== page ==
The Battle of Gettysburg through Many Eyes

by Kathy White

Unit Objective

This unit on the Battle of Gettysburg is part of Gilder Lehrman’s series of Common Core State Standards–based teaching resources. These resources were written to enable students to understand, summarize, and analyze original texts of historical significance. Students will demonstrate this knowledge by writing summaries of excerpts from several key primary source documents and, by the end of the unit, articulating their understanding of the various views of the Battle of Gettysburg. Through this step-be-step process students will acquire the skills to analyze any primary or secondary source material.

Lesson 1


In this lesson, students will read and understand primary source writings by Union and Confederate leaders as well as President Lincoln’s Gettysburg Address. Reading a brief excerpt from each selection, students will use a graphic organizer to guide them as they read and analyze the words and interpretations of various leaders to determine what each thought of the battle and its outcome.


The three days of battle in Gettysburg, Pennsylvania, from July 1 to July 3, 1863, constituted a turning point in the Civil War. General Robert E. Lee’s Confederate Army of Northern Virginia met General George G. Meade’s Union Army of the Potomac, in three days of bitter fighting that resulted in an estimated 28,000 Confederate and 23,000 Union casualties. As Lee began his slow return to Virginia on July 4, General Meade, tired and cautious, did not pursue the Confederates. President Lincoln was furious and wrote a scathing letter to Meade that was never delivered. President Lincoln visited the battlefield on November 19 to help dedicate it as a military cemetery and delivered a brief message, the Gettysburg Address.



Teachers may have students work independently or in groups of two or three students.

  1. Distribute copies of the excerpt of the letter from President Lincoln to General Meade.
  2. Share read with the students. This is done by having the students follow along silently while the teacher begins reading aloud. The teacher models prosody, inflection, and punctuation. The teacher then asks the class to join in with the reading after a few sentences while the teacher continues to read along with the students, still serving as the model for the class. This technique will support struggling readers as well as English language learners (ELL).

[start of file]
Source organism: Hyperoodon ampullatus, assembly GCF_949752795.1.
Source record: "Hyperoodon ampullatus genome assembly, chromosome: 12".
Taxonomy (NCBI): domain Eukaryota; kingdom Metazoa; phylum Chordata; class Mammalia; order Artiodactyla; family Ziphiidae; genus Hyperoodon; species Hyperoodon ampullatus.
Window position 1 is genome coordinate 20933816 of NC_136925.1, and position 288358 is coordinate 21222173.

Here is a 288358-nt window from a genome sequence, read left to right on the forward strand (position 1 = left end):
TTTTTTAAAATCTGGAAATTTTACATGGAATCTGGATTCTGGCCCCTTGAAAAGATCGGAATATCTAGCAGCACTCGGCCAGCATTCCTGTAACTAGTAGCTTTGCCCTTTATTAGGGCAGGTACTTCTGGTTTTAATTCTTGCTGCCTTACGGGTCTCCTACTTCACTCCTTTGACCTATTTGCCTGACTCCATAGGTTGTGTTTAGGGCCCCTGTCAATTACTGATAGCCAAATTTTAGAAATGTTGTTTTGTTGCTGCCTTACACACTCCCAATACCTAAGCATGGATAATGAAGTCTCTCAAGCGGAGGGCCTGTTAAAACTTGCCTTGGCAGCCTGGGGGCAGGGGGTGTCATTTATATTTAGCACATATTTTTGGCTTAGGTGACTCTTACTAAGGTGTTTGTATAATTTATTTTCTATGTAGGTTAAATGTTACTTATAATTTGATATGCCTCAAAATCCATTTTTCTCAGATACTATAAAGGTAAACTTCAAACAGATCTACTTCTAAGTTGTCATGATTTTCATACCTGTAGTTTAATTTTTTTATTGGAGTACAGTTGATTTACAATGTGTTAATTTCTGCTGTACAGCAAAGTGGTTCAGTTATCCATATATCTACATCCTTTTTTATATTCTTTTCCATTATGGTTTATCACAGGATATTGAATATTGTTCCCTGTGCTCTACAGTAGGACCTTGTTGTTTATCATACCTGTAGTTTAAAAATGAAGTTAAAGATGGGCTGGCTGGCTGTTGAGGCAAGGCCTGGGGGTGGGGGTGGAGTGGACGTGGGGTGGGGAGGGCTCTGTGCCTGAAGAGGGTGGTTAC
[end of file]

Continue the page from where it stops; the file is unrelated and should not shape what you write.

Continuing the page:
3. Distribute copies of the Graphic Organizer for Lincolns letter to Meade. A key paragraph from this document is selected for the students to use to identify key words and Lincoln’s thoughts about the Civil War and this battle. Model expectations by completing this first graphic organizer and lead the class in a discussion of the key words that reflect Lincoln’s views. Then guide the students through an analysis of the feelings behind those words and complete with them the “deeper meaning” section of the organizer.
  4. Students continue the same work on Lee’s letter to his wife and the Gettysburg Address.

Lesson 2


In this lesson, students will view five photographs of events at the Battle of Gettysburg and analyze them using the same strategies found in Lesson 1. 


Photographs are a key primary source, and many images of Gettysburg help us gain insight into the gravity and significance of this battle. Students will learn to analyze photographs in this lesson in much the same way they analyzed written documents in Lesson 1.



Teachers may have students work independently or in groups of two or three.

  1. Distribute copies of the four photographs or post in the room and allow the students to walk around and study the pictures.
  2. After reflection, students will select two photographs to analyze, and they will complete a graphic organizer on each of the two photographs.
  3. The teacher will lead a class discussion focusing on the details of Gettysburg that are revealed in the pictures. They will analyze the intent and message of each photograph and discuss how this primary source impacts their understanding of the battle and of war in general.
  4. At the conclusion of the discussion, students will write a paragraph (or more if appropriate) that addresses the following question: How and why do the people in these sources have such different opinions of the battle and of the war itself?  

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